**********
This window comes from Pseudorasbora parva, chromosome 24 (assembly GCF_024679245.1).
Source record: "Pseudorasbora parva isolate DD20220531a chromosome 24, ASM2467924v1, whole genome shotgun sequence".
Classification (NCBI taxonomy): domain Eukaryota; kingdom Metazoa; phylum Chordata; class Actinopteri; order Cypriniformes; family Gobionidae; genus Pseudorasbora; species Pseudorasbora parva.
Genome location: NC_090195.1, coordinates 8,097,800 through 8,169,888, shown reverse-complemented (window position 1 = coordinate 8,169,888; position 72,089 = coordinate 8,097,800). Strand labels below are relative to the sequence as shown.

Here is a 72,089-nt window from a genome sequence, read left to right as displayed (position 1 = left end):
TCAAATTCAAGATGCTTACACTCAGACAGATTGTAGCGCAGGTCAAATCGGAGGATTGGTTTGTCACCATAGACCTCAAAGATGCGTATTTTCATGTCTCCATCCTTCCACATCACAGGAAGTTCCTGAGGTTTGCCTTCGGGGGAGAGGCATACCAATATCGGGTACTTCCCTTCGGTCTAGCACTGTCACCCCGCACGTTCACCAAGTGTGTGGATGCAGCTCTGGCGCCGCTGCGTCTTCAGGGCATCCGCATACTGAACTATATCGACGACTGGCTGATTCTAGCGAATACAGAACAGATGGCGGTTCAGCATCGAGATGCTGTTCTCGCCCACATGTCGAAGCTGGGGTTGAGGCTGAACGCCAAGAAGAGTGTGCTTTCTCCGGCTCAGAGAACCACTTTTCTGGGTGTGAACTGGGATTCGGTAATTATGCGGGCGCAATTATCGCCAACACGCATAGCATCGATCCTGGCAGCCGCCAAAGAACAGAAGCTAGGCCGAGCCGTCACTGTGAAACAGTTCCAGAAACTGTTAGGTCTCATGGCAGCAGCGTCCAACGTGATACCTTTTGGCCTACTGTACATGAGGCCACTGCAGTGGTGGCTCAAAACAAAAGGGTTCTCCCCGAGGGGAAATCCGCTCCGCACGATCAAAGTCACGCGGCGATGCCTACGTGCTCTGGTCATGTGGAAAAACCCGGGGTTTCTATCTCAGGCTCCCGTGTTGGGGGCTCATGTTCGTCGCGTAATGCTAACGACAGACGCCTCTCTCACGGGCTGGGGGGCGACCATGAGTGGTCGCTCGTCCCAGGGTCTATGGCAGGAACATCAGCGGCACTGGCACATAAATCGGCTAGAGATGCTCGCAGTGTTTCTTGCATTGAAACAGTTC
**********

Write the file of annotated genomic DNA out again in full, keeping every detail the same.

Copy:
This window comes from Pseudorasbora parva, chromosome 24 (assembly GCF_024679245.1).
Source record: "Pseudorasbora parva isolate DD20220531a chromosome 24, ASM2467924v1, whole genome shotgun sequence".
Classification (NCBI taxonomy): domain Eukaryota; kingdom Metazoa; phylum Chordata; class Actinopteri; order Cypriniformes; family Gobionidae; genus Pseudorasbora; species Pseudorasbora parva.
Genome location: NC_090195.1, coordinates 8,097,800 through 8,169,888, shown reverse-complemented (window position 1 = coordinate 8,169,888; position 72,089 = coordinate 8,097,800). Strand labels below are relative to the sequence as shown.

Here is a 72,089-nt window from a genome sequence, read left to right as displayed (position 1 = left end):
TCAAATTCAAGATGCTTACACTCAGACAGATTGTAGCGCAGGTCAAATCGGAGGATTGGTTTGTCACCATAGACCTCAAAGATGCGTATTTTCATGTCTCCATCCTTCCACATCACAGGAAGTTCCTGAGGTTTGCCTTCGGGGGAGAGGCATACCAATATCGGGTACTTCCCTTCGGTCTAGCACTGTCACCCCGCACGTTCACCAAGTGTGTGGATGCAGCTCTGGCGCCGCTGCGTCTTCAGGGCATCCGCATACTGAACTATATCGACGACTGGCTGATTCTAGCGAATACAGAACAGATGGCGGTTCAGCATCGAGATGCTGTTCTCGCCCACATGTCGAAGCTGGGGTTGAGGCTGAACGCCAAGAAGAGTGTGCTTTCTCCGGCTCAGAGAACCACTTTTCTGGGTGTGAACTGGGATTCGGTAATTATGCGGGCGCAATTATCGCCAACACGCATAGCATCGATCCTGGCAGCCGCCAAAGAACAGAAGCTAGGCCGAGCCGTCACTGTGAAACAGTTCCAGAAACTGTTAGGTCTCATGGCAGCAGCGTCCAACGTGATACCTTTTGGCCTACTGTACATGAGGCCACTGCAGTGGTGGCTCAAAACAAAAGGGTTCTCCCCGAGGGGAAATCCGCTCCGCACGATCAAAGTCACGCGGCGATGCCTACGTGCTCTGGTCATGTGGAAAAACCCGGGGTTTCTATCTCAGGCTCCCGTGTTGGGGGCTCATGTTCGTCGCGTAATGCTAACGACAGACGCCTCTCTCACGGGCTGGGGGGCGACCATGAGTGGTCGCTCGTCCCAGGGTCTATGGCAGGAACATCAGCGGCACTGGCACATAAATCGGCTAGAGATGCTCGCAGTGTTTCTTGCATTGAAACAGTTC